Motor-generator

Motor-generator

A motor-generator (an M-G set or a dynamotor for dynamo-motor) is a device for converting electrical power to another form. In some contexts, the other form is mechanical energy; in other contexts, it is a different form of electricity. The two senses refer to different types of equipment.

The M-G set is used to convert frequency, voltage, and phase of power. They may also be used to provide complete line isolation in addition to the various types of power conversion and control. Large motor-generators were widely used to convert industrial amounts of power while smaller motor-generators (such as the one shown in the picture) were used to convert battery power to higher DC voltages.

By comparison, simple, low-powered consumer electronics devices like vacuum tube car radios did not use motor-generators. Instead, they would typically use an inverter circuit consisting of a vibrator (a self-exciting relay) and a transformer to produce the B+ voltages required for the vacuum tubes.

A motor-generator is physically different from a normal electric motor attached to a separate generator, in that both rotor coils of the motor and the generator are wound around a single rotor, and both coils share the same outer field coils or magnets. Typically the motor coils are driven from a commutator on one end of the shaft, when the generator coils output to another commutator on the other end of the shaft. The entire rotor and shaft assembly is only slightly larger in size than in a normal electric motor, and may not have any exposed drive shafts.

Conversion to/from mechanical energy

In the context of hybrid vehicles and other lightweight power systems, a motor-generator is used to describe a single power transducer that can be used as either an electric motor or a generator, converting between electrical power and mechanical power. In principle, any electrical generator can also serve as an electric motor, or vice versa. A device that is specifically designed for use in either mode may be called a "motor-generator"; the literature distributed by Toyota to describe the Hybrid Synergy Drive is an example of this newer usage.

Electrical power handling

In the context of electric power generation and large fixed electrical power systems, a motor-generator consists of an electric motor mechanically coupled to an electric generator (or alternator). The motor runs on the electrical input current while the generator creates the electrical output current, with power flowing between the two machines as a mechanical torque; this provides electrical isolation and some buffering of the power between the two electrical systems. One use of this type of motor-generator is to eliminate spikes and variations in "dirty power" or to provide phase matching between different electrical system; another is to buffer extreme loads on the power system. For example, tokamak fusion devices impose very large peak loads, but relatively low average loads, on the electrical grid. The DIII-D and Princeton Large Torus (PLT) tokamaks used a large flywheel on multiple motor-generator rigs to level the load imposed on the electrical system: the motor side slowly accelerated a large flywheel to store energy, which was consumed rapidly during a fusion experiment as the generator side acted as a brake on the flywheel.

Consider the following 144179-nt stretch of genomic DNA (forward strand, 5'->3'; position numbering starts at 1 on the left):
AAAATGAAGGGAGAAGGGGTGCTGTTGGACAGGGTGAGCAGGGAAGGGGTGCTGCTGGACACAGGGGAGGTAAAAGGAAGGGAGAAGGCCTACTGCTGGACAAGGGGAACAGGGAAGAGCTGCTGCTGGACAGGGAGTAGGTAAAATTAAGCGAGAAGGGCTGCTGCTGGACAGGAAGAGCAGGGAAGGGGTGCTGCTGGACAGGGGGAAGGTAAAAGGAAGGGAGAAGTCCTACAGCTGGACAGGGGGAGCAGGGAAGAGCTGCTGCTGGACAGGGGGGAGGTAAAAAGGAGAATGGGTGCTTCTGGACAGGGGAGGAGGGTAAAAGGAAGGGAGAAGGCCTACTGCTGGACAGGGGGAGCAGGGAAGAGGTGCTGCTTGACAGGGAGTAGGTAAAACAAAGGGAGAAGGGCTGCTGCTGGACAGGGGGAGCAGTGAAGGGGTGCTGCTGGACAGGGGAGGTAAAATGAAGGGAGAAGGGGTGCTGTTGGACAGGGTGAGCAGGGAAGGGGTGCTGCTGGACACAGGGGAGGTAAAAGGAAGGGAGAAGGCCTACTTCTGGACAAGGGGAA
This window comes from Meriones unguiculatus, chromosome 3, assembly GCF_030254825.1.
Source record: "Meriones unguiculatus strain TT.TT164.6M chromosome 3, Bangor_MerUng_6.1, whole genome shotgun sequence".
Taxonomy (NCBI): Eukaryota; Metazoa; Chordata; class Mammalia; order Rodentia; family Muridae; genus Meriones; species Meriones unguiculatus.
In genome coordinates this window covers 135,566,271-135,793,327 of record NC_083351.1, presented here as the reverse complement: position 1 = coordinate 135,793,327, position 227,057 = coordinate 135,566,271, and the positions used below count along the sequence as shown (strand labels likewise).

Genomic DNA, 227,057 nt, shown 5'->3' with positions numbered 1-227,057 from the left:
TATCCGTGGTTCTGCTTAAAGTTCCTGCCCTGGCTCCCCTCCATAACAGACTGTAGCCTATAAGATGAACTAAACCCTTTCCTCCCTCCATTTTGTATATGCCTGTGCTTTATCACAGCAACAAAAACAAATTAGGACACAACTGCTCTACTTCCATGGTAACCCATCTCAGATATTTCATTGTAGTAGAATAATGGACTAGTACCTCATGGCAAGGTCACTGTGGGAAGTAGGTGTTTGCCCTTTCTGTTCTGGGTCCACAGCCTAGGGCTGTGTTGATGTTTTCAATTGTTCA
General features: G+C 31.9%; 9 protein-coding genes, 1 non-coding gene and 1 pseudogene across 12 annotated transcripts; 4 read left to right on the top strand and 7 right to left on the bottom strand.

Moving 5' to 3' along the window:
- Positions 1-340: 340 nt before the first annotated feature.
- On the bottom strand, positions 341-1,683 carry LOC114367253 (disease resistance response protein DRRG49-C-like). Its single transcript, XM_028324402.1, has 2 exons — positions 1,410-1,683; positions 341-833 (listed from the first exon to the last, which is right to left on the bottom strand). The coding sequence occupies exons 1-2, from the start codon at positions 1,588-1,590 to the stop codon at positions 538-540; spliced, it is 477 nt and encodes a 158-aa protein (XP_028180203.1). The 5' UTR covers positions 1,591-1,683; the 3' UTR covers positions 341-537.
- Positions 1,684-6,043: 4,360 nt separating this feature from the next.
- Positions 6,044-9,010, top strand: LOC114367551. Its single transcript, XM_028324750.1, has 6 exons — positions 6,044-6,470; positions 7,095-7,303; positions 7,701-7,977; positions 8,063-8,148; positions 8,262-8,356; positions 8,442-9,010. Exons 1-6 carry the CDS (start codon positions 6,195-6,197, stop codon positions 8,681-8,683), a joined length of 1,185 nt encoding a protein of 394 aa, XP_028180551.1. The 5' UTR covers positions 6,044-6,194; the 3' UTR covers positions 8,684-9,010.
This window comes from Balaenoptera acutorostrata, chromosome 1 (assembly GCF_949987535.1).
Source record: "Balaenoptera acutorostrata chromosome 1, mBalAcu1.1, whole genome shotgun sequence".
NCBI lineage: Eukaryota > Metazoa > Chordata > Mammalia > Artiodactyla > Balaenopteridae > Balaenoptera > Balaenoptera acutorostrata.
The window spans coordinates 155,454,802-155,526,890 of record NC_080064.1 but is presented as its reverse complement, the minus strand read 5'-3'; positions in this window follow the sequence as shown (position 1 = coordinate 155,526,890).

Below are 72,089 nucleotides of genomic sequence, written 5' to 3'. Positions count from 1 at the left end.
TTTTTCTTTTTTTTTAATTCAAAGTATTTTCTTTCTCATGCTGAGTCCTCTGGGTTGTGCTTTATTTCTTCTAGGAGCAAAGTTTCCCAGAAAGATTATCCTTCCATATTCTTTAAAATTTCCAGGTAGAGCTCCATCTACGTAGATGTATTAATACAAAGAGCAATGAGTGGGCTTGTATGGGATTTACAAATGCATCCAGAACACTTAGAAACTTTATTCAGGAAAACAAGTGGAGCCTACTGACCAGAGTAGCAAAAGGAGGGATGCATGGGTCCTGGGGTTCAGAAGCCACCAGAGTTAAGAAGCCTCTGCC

Conversions

Motor-generators may be used for various conversions including:

Motor-generators used to increase Ride-Through

Motor-generators have even been used where the input and output currents are essentially the same. In this case, the mechanical inertia of the M-G set is used to filter out transients in the input power. The resulting output power can be (electrically) very clean (noise free) and will be able to ride-through brief blackouts and switching transients on the input power. This may enable, for example, the flawless cut-over from mains power to AC power provided by a diesel generator set.

The motor-generator set may contain a large flywheel to improve its ride-through; however, consideration must be taken in this application as the motor-generator will require a large amount of current on re-closure, if prior to the pull-out torque is achieved, resulting in a shut down. The in-rush current during re-closure will depend on many factors, however. As an example, a 250 kVA motor generator operating at 300 ampere of full load current will require 1550 ampere of in-rush current during a re-closure after 5 seconds. This example used a fixed mounted flywheel sized to result in a 1/2 Hz per second slew rate. The motor-generator was a vertical type 2 bearing machine with oil bath bearings.

The motor-generator today

Motor-generators have been replaced by semiconductor devices for some purposes. In industrial settings where harmonic cancellation, frequency conversion, or line isolation is needed, MG sets remain a popular solution.

A useful feature of the motor-generator is that they can handle large short-term overloads better than semiconductor devices of the same average load rating. Consider that the thermally current-limited components of a large semiconductor inverter are solid-state switches massing a few grams with a thermal time constant to their heat sinks of likely more than 100 ms, whereas the thermally current limited components of an MG are copper windings massing some hundreds of kilos which are intrinsically attached to their own large thermal mass. They also have inherently excellent resistance to electrostatic discharge (ESD).

See also

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